Danny Vena: I was just going to say I'm glad you said that because a great example that I can think of is Google. Alphabet has this Google search engine that generates tons of advertising revenue. They developed their X Labs and their moonshot projects and ended up with Waymo, the self-driving car company. By many accounts, that is considered to be one of the leaders in autonomous driving and could eventually end up being a very large cash-producing business, spun out of a company that specializes in search.

Toby Bordelon: Yeah. I think that's a good point too. Then it reminds me of something I read today, different field, we're talking automotive industry. GM announced their electric truck, I was reading an article about this. They were talking about how there's more room in the cab, because one thing they did with this, they redesigned it from the ground up and they are using the battery pack as part of the structural frame of the truck. When you hear that, you immediately think of Tesla, who've had an Investor Day, I think last year, showing off their new structural battery pack and how often that was very exciting. I think these are different things, of course, but it strikes me that often times, we just focus so much on the new hot company and somehow get in our heads idea that the old companies just don't have innovative engineers, which is not the case.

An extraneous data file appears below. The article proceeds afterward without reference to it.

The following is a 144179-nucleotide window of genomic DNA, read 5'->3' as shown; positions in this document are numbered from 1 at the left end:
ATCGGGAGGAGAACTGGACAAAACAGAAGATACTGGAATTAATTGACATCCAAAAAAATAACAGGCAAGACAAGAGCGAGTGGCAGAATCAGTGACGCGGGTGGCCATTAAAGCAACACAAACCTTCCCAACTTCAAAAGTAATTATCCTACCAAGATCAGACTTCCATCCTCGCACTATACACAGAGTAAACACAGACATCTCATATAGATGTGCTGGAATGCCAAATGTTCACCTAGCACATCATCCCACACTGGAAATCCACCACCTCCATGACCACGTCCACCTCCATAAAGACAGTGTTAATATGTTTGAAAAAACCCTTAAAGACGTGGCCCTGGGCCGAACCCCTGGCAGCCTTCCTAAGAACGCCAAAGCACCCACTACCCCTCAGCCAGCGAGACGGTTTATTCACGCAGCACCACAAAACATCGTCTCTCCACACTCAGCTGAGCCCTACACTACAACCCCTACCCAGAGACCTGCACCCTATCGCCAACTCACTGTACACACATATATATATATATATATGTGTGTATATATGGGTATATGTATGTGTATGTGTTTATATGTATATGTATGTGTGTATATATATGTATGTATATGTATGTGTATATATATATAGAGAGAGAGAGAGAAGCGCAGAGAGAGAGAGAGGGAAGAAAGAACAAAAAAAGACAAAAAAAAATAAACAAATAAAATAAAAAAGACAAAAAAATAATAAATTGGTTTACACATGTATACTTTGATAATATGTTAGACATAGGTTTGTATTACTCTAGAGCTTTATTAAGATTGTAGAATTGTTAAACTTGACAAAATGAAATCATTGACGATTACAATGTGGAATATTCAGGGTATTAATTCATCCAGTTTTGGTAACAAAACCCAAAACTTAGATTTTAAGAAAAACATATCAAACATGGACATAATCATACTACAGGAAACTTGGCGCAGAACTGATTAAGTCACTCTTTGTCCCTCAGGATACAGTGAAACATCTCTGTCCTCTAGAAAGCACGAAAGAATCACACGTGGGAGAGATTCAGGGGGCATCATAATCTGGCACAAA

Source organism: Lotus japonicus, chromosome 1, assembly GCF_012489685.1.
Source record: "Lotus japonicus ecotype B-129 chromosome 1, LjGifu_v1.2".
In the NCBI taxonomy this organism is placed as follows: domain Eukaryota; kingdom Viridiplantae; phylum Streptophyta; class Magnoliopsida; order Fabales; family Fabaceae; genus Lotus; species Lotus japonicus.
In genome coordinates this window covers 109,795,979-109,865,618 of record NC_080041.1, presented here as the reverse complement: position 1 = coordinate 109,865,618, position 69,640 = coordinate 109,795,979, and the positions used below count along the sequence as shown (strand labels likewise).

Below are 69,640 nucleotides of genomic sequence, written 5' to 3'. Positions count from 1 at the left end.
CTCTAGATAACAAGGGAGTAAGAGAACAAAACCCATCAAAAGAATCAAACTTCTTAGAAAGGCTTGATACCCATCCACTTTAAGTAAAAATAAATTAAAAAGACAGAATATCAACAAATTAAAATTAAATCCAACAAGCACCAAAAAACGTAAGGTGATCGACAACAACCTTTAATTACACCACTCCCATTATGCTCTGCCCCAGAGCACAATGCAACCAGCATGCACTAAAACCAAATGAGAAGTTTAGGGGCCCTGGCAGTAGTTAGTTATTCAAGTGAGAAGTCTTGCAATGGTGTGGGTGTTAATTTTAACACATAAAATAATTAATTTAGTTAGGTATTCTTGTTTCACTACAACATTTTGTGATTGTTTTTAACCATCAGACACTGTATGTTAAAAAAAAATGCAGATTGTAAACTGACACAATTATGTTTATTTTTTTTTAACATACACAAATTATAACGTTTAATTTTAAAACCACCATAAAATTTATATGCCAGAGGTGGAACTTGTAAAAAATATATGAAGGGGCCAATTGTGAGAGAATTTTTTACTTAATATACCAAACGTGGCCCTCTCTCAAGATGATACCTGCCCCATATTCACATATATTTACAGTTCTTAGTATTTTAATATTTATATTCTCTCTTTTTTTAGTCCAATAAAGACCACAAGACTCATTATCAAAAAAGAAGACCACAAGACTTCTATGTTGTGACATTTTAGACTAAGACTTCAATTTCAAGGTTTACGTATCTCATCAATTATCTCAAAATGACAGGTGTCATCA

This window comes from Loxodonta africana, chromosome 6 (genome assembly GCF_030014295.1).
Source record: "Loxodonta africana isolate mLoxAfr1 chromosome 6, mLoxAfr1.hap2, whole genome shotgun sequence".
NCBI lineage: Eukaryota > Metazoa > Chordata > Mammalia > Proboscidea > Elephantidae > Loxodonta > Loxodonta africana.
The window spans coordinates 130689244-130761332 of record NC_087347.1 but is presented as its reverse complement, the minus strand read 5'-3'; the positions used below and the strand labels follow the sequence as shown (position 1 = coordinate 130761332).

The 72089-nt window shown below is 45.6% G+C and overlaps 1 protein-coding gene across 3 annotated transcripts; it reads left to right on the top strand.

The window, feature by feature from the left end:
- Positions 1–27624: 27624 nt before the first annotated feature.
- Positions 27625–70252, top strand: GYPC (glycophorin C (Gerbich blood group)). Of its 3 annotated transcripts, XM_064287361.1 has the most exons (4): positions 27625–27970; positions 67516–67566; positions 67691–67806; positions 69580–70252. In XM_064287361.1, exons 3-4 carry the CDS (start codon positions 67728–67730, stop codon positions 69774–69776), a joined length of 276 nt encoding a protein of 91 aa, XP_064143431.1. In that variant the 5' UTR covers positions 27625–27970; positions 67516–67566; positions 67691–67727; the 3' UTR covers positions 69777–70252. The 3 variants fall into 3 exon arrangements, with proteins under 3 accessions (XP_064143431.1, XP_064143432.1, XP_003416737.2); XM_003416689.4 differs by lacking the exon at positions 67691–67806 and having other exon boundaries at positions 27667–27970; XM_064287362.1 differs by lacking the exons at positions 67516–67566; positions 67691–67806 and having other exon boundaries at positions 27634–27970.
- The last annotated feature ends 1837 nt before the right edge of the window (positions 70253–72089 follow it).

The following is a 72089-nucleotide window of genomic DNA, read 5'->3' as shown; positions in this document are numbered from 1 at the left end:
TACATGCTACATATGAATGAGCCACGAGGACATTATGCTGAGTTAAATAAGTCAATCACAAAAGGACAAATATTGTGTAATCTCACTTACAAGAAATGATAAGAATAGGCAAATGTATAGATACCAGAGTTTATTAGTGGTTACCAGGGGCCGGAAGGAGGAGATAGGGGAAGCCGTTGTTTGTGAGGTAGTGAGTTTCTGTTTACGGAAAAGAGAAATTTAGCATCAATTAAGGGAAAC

There are innovative people in every company, there are innovators in Facebook, in Google, in Microsoft that are probably doing some great work, are doing great work in this field, and we shouldn't overlook that. We do want to keep an eye on some of these new companies, one we'll talk about in a little bit. But don't assume that just because we have a new field here in the industry that it has to be a new companies take advantage of it. It could be totally overwhelmed by old companies who have all these resources to take advantage of this. A lot of opportunity here, a lot of opportunity for a lot of companies.

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Suzanne Frey, an executive at Alphabet, is a member of The Motley Fool's board of directors. Teresa Kersten, an employee of LinkedIn, a Microsoft subsidiary, is a member of The Motley Fool's board of directors. Randi Zuckerberg, a former director of market development and spokeswoman for Facebook and sister to Meta Platforms CEO Mark Zuckerberg, is a member of The Motley Fool's board of directors. Danny Vena owns Alphabet (A shares), Meta Platforms, Inc., Microsoft, and Tesla. Jose Najarro owns Alphabet (C shares), Meta Platforms, Inc., Microsoft, Roblox Corporation, and Tesla. Toby Bordelon owns Alphabet (A shares) and Microsoft. The Motley Fool owns and recommends Alphabet (A shares), Alphabet (C shares), Meta Platforms, Inc., Microsoft, Roblox Corporation, Tesla, and Twitter. The Motley Fool has a disclosure policy.